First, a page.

What a season it has been on the Bristol Waters. Both Chew Valley and Blagdon Lakes have fished as well as I have known them in my 24 years as a Professional Guide. The trout have been the biggest average size ever and so strong that I have had to up my usual tippet strength from 8lbs to 10lbs to avoid being broken!
The opening of both lakes was in early March, with masses of large black buzzers present in huge numbers. This started a feeding frenzy and meant that apart from Chew’s opening day, where I fished a DI3 Sinking line in wet and windy conditions, for the next 6 weeks I fished nothing but floating lines with nymphs, Buzzers, Diawl Bachs and Crunchers, with sometimes a FAB or Booby on the point.
Static nymphing was the order of the day until mid-June, when the weather started to get hot and left me praying that we would avoid the kind of Summer that we experienced last year! Water temperatures did get up to 22 degrees on both lakes, but thankfully not for too long. The trout headed for deep water and occasionally into the aerator boils where the flow of water seems to keep them active.
Chew developed a brown algae bloom for a couple of weeks, followed by green algae. This did little to help the fishing and I spent most of my guiding time at Blagdon. It is brilliant having two amazing lakes so close together, so if one is not fishing well, I can always switch to the other. It is extremely rare for both lakes to go “off”, but very common that both fish well, I’m a lucky angler!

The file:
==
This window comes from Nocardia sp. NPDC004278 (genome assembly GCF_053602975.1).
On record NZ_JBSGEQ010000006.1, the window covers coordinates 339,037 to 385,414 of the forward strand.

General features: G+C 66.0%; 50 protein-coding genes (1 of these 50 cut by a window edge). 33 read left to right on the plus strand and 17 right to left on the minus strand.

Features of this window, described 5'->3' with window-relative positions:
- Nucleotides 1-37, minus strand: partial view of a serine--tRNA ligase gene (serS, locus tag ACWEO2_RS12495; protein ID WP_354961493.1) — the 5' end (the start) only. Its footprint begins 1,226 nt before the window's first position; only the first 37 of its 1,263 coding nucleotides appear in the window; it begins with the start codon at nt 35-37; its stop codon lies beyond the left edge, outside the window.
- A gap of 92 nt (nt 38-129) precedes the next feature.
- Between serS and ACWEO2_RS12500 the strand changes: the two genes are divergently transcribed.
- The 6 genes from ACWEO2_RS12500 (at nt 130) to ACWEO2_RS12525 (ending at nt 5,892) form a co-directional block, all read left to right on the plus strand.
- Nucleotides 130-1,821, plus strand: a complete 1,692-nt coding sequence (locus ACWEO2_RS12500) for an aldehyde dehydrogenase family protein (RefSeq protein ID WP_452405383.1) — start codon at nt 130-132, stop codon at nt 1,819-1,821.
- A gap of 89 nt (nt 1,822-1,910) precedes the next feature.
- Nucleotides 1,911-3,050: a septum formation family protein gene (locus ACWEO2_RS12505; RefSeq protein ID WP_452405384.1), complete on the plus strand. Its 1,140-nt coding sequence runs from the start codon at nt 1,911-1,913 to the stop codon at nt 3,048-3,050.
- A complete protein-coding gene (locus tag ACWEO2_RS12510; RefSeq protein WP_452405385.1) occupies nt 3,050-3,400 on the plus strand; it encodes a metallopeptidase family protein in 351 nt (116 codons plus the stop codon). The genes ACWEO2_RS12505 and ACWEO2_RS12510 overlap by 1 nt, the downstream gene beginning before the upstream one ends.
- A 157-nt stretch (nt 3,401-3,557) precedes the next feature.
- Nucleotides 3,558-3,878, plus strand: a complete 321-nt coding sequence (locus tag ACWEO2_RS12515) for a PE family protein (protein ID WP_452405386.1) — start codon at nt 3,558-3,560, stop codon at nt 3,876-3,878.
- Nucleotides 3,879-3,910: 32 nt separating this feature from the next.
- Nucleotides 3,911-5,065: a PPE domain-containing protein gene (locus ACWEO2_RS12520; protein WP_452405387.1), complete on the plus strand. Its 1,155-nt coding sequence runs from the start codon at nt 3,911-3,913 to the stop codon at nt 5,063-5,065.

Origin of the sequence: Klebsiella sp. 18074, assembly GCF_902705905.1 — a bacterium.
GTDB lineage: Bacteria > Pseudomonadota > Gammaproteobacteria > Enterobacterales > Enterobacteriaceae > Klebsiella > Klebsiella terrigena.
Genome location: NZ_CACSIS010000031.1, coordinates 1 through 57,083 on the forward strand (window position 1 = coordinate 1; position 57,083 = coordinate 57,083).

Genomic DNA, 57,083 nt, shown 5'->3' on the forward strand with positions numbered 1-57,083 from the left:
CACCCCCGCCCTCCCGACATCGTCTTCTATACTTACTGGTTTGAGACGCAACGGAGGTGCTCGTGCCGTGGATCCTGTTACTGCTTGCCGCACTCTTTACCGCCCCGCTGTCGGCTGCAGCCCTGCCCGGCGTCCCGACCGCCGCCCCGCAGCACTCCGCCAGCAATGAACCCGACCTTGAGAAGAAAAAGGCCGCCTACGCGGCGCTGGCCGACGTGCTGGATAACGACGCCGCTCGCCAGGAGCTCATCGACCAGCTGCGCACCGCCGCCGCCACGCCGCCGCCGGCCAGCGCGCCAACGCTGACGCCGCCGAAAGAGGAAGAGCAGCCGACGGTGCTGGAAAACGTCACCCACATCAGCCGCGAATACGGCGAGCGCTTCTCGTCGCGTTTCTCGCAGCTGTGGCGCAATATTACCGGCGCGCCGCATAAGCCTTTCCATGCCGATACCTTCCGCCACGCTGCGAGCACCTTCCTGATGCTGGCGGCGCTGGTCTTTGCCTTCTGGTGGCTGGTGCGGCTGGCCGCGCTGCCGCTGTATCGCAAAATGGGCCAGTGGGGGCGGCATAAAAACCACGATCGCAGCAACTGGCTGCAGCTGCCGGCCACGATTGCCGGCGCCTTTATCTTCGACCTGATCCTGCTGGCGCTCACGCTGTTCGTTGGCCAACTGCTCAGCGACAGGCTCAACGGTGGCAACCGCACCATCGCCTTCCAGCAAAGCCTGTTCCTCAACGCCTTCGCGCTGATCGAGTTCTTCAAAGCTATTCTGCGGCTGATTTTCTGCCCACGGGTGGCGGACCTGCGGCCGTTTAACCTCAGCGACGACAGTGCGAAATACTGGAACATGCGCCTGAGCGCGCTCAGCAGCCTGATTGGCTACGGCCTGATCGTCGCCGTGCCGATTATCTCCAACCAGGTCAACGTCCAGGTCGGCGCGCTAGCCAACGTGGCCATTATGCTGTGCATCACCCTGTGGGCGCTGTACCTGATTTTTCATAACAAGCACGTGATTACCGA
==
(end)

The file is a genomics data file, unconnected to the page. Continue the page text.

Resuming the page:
Once the air temperatures dropped and the nights became cooler, the fish on Chew moved away from the deep water and went in search of late season small buzzers, hoglice and corixae. The shallow areas off Denny Island and the False Island began to fish well, especially during the England Loch Style Final, where 31 of the 100 anglers managed bags of more than 10 fish on day 1, with the top bag catching 23 fish! Day 2 was always going to be harder and due to high winds and rain, the top rod caught 9 fish. Pablo Mullins is the 2019 Loch Style Champion and I am pleased to have finished as Runner-up and back in the England Team for 2020.
Dry fly tactics did not play a big part on Chew until late September, but now it is a key method. Blagdon enjoyed superb dry fly sport from early September, particularly in the deeper water off the Dam. Teams of Hoppers, Bob’s Bits and Carrot Flies are my favourite “go to” patterns at this time of year.
With only a month or so to go until the close of the season, I expect the trout on both lakes to be looking up for their food, so dry fly and washing line techniques will feature in most anglers’ methods. However, there are always big fish feeding at this time of the year and a DI3 with larger Minkies and Sparklers will be effective.
The trout in these parts have not fed on fry for over 10 years and in all the years I have fished the Bristol Waters, Daddies do not feature on their menu either. Who knows though, perhaps at the back end of this season will see this all change.
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